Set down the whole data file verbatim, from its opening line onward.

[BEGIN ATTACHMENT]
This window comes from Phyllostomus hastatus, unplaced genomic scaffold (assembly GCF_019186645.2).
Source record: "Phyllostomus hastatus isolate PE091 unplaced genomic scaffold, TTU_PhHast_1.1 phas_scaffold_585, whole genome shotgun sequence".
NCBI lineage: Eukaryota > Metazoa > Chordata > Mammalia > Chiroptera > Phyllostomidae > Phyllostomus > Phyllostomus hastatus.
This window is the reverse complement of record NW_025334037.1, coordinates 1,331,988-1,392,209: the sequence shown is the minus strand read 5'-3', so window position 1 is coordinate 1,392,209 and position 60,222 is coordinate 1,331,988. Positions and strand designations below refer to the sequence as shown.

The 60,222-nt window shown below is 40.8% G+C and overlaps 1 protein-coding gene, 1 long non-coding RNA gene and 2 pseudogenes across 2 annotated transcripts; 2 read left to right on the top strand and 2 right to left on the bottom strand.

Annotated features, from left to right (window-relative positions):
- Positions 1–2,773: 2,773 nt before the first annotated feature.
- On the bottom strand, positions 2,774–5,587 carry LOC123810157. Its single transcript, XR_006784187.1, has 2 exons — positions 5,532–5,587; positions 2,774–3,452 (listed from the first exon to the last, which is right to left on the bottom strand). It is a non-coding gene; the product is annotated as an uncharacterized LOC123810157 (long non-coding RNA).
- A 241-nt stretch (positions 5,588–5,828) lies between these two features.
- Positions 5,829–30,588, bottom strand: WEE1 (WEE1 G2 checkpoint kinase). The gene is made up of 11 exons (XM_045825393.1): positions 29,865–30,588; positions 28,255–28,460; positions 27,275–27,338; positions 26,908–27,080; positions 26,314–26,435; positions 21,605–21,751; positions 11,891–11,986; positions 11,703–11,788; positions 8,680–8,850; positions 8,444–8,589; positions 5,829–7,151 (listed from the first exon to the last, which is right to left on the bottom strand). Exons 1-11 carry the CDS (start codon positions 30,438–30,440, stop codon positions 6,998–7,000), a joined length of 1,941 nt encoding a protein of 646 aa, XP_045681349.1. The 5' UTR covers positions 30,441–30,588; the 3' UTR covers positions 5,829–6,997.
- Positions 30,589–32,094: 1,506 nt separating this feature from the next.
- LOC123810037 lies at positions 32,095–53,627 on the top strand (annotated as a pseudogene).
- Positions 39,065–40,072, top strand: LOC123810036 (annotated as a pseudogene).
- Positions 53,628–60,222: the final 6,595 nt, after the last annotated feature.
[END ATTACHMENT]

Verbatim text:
This window comes from Phyllostomus hastatus, unplaced genomic scaffold (assembly GCF_019186645.2).
Source record: "Phyllostomus hastatus isolate PE091 unplaced genomic scaffold, TTU_PhHast_1.1 phas_scaffold_585, whole genome shotgun sequence".
NCBI lineage: Eukaryota > Metazoa > Chordata > Mammalia > Chiroptera > Phyllostomidae > Phyllostomus > Phyllostomus hastatus.
This window is the reverse complement of record NW_025334037.1, coordinates 1,331,988-1,392,209: the sequence shown is the minus strand read 5'-3', so window position 1 is coordinate 1,392,209 and position 60,222 is coordinate 1,331,988. Positions and strand designations below refer to the sequence as shown.

The 60,222-nt window shown below is 40.8% G+C and overlaps 1 protein-coding gene, 1 long non-coding RNA gene and 2 pseudogenes across 2 annotated transcripts; 2 read left to right on the top strand and 2 right to left on the bottom strand.

Annotated features, from left to right (window-relative positions):
- Positions 1–2,773: 2,773 nt before the first annotated feature.
- On the bottom strand, positions 2,774–5,587 carry LOC123810157. Its single transcript, XR_006784187.1, has 2 exons — positions 5,532–5,587; positions 2,774–3,452 (listed from the first exon to the last, which is right to left on the bottom strand). It is a non-coding gene; the product is annotated as an uncharacterized LOC123810157 (long non-coding RNA).
- A 241-nt stretch (positions 5,588–5,828) lies between these two features.
- Positions 5,829–30,588, bottom strand: WEE1 (WEE1 G2 checkpoint kinase). The gene is made up of 11 exons (XM_045825393.1): positions 29,865–30,588; positions 28,255–28,460; positions 27,275–27,338; positions 26,908–27,080; positions 26,314–26,435; positions 21,605–21,751; positions 11,891–11,986; positions 11,703–11,788; positions 8,680–8,850; positions 8,444–8,589; positions 5,829–7,151 (listed from the first exon to the last, which is right to left on the bottom strand). Exons 1-11 carry the CDS (start codon positions 30,438–30,440, stop codon positions 6,998–7,000), a joined length of 1,941 nt encoding a protein of 646 aa, XP_045681349.1. The 5' UTR covers positions 30,441–30,588; the 3' UTR covers positions 5,829–6,997.
- Positions 30,589–32,094: 1,506 nt separating this feature from the next.
- LOC123810037 lies at positions 32,095–53,627 on the top strand (annotated as a pseudogene).
- Positions 39,065–40,072, top strand: LOC123810036 (annotated as a pseudogene).
- Positions 53,628–60,222: the final 6,595 nt, after the last annotated feature.